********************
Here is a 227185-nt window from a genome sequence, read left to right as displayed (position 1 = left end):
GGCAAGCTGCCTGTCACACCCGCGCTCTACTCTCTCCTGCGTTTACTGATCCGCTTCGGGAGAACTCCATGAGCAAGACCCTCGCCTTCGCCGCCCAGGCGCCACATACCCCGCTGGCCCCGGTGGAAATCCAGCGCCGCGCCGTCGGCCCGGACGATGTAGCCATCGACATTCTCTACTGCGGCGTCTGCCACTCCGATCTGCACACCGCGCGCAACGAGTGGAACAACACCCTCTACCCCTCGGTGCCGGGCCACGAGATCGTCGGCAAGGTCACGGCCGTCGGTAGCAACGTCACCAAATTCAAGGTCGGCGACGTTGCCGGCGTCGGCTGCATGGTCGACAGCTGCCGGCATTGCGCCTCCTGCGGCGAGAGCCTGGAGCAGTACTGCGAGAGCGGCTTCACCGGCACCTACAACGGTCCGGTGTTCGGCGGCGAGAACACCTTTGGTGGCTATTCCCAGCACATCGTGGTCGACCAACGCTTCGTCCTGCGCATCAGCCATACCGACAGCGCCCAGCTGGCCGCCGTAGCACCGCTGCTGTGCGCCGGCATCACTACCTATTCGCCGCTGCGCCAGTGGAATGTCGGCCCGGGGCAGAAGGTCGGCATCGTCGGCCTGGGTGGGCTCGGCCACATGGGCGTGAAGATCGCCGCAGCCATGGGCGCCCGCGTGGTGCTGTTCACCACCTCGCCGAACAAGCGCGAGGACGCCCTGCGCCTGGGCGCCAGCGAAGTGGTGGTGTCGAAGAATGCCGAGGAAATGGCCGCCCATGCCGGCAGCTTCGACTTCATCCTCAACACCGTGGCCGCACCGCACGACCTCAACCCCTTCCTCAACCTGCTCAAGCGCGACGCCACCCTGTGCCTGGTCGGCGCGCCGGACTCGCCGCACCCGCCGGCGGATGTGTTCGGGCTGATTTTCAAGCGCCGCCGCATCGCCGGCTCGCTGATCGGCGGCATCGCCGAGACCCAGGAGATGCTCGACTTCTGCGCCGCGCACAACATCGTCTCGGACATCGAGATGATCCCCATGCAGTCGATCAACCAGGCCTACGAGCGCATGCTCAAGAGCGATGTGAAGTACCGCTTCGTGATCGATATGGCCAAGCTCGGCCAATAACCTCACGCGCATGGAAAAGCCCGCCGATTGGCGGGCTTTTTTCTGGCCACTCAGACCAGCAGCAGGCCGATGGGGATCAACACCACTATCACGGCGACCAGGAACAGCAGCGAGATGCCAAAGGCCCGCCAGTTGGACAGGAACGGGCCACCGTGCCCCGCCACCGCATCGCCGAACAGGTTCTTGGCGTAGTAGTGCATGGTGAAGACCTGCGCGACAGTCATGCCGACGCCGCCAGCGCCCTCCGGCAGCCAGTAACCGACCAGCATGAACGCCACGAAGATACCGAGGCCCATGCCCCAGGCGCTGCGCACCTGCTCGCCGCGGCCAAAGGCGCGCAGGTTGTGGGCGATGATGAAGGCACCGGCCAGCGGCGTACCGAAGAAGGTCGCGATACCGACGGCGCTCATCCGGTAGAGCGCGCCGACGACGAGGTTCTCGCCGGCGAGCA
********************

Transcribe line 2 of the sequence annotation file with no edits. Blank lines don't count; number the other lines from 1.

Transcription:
GGCAAGCTGCCTGTCACACCCGCGCTCTACTCTCTCCTGCGTTTACTGATCCGCTTCGGGAGAACTCCATGAGCAAGACCCTCGCCTTCGCCGCCCAGGCGCCACATACCCCGCTGGCCCCGGTGGAAATCCAGCGCCGCGCCGTCGGCCCGGACGATGTAGCCATCGACATTCTCTACTGCGGCGTCTGCCACTCCGATCTGCACACCGCGCGCAACGAGTGGAACAACACCCTCTACCCCTCGGTGCCGGGCCACGAGATCGTCGGCAAGGTCACGGCCGTCGGTAGCAACGTCACCAAATTCAAGGTCGGCGACGTTGCCGGCGTCGGCTGCATGGTCGACAGCTGCCGGCATTGCGCCTCCTGCGGCGAGAGCCTGGAGCAGTACTGCGAGAGCGGCTTCACCGGCACCTACAACGGTCCGGTGTTCGGCGGCGAGAACACCTTTGGTGGCTATTCCCAGCACATCGTGGTCGACCAACGCTTCGTCCTGCGCATCAGCCATACCGACAGCGCCCAGCTGGCCGCCGTAGCACCGCTGCTGTGCGCCGGCATCACTACCTATTCGCCGCTGCGCCAGTGGAATGTCGGCCCGGGGCAGAAGGTCGGCATCGTCGGCCTGGGTGGGCTCGGCCACATGGGCGTGAAGATCGCCGCAGCCATGGGCGCCCGCGTGGTGCTGTTCACCACCTCGCCGAACAAGCGCGAGGACGCCCTGCGCCTGGGCGCCAGCGAAGTGGTGGTGTCGAAGAATGCCGAGGAAATGGCCGCCCATGCCGGCAGCTTCGACTTCATCCTCAACACCGTGGCCGCACCGCACGACCTCAACCCCTTCCTCAACCTGCTCAAGCGCGACGCCACCCTGTGCCTGGTCGGCGCGCCGGACTCGCCGCACCCGCCGGCGGATGTGTTCGGGCTGATTTTCAAGCGCCGCCGCATCGCCGGCTCGCTGATCGGCGGCATCGCCGAGACCCAGGAGATGCTCGACTTCTGCGCCGCGCACAACATCGTCTCGGACATCGAGATGATCCCCATGCAGTCGATCAACCAGGCCTACGAGCGCATGCTCAAGAGCGATGTGAAGTACCGCTTCGTGATCGATATGGCCAAGCTCGGCCAATAACCTCACGCGCATGGAAAAGCCCGCCGATTGGCGGGCTTTTTTCTGGCCACTCAGACCAGCAGCAGGCCGATGGGGATCAACACCACTATCACGGCGACCAGGAACAGCAGCGAGATGCCAAAGGCCCGCCAGTTGGACAGGAACGGGCCACCGTGCCCCGCCACCGCATCGCCGAACAGGTTCTTGGCGTAGTAGTGCATGGTGAAGACCTGCGCGACAGTCATGCCGACGCCGCCAGCGCCCTCCGGCAGCCAGTAACCGACCAGCATGAACGCCACGAAGATACCGAGGCCCATGCCCCAGGCGCTGCGCACCTGCTCGCCGCGGCCAAAGGCGCGCAGGTTGTGGGCGATGATGAAGGCACCGGCCAGCGGCGTACCGAAGAAGGTCGCGATACCGACGGCGCTCATCCGGTAGAGCGCGCCGACGACGAGGTTCTCGCCGGCGAGCA